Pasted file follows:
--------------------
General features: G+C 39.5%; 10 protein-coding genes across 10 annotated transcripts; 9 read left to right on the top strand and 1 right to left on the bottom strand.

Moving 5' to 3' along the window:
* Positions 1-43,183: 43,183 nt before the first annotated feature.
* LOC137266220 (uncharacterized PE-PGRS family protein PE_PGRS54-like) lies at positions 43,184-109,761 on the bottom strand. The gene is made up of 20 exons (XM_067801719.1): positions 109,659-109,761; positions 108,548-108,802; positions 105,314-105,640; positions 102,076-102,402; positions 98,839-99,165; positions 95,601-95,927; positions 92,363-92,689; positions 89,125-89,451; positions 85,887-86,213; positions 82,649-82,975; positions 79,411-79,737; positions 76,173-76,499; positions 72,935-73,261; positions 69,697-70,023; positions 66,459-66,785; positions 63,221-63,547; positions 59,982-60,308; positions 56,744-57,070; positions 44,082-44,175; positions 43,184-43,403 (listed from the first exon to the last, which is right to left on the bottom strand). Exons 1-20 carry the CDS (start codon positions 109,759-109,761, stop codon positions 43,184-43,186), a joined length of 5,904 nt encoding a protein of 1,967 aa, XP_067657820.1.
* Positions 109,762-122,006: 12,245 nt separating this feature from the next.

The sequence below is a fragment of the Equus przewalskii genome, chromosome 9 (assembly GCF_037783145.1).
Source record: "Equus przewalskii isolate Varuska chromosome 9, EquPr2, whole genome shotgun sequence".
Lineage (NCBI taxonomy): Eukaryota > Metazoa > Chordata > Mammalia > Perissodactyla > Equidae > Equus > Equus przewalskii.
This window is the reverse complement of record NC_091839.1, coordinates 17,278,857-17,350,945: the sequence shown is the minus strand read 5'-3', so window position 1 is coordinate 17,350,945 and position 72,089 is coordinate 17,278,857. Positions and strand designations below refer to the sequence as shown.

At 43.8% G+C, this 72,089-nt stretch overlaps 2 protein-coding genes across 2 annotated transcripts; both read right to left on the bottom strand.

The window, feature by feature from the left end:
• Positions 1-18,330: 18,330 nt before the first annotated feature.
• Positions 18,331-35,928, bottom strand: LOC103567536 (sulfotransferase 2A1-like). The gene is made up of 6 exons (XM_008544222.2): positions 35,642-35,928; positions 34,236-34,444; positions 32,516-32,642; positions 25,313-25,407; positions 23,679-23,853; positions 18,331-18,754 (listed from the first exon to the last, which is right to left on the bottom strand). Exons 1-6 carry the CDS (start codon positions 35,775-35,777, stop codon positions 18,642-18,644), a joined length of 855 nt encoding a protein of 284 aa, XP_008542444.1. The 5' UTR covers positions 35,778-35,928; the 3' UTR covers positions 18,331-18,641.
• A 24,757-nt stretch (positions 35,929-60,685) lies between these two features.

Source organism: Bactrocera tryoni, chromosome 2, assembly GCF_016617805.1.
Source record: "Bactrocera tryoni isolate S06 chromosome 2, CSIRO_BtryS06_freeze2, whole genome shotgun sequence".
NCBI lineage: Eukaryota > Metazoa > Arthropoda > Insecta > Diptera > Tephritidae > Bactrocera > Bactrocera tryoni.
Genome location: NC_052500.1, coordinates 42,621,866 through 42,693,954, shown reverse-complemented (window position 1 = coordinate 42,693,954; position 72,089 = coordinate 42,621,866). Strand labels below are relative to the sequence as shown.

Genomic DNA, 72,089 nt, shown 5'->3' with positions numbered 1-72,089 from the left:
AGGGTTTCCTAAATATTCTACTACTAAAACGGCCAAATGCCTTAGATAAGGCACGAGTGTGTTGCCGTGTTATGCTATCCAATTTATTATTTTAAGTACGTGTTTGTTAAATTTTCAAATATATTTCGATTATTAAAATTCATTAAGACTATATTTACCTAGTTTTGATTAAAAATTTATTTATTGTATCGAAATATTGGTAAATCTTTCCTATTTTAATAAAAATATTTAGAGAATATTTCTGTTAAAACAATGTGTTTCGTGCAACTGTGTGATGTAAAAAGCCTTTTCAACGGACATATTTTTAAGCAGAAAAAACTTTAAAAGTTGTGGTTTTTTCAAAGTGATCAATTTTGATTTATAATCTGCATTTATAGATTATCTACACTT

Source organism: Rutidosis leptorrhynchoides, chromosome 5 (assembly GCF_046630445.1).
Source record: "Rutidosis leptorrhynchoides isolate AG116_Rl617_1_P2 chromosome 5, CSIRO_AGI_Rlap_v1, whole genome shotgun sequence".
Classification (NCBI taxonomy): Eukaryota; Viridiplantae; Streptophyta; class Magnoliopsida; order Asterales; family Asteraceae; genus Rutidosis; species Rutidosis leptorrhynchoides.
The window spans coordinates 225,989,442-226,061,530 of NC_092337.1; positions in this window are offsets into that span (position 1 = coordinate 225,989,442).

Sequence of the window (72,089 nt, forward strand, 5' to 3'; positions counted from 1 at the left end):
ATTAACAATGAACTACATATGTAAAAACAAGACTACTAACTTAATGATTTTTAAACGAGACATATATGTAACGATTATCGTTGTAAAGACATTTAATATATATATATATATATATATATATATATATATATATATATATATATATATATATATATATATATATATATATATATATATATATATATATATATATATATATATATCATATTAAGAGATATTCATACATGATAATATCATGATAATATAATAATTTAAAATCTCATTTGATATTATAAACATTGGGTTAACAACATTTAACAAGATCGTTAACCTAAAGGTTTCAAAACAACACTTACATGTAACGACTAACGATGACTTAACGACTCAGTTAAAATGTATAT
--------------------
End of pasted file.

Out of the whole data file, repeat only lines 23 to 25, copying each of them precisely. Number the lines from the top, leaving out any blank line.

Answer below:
Classification (NCBI taxonomy): Eukaryota; Viridiplantae; Streptophyta; class Magnoliopsida; order Asterales; family Asteraceae; genus Rutidosis; species Rutidosis leptorrhynchoides.
The window spans coordinates 225,989,442-226,061,530 of NC_092337.1; positions in this window are offsets into that span (position 1 = coordinate 225,989,442).

Sequence of the window (72,089 nt, forward strand, 5' to 3'; positions counted from 1 at the left end):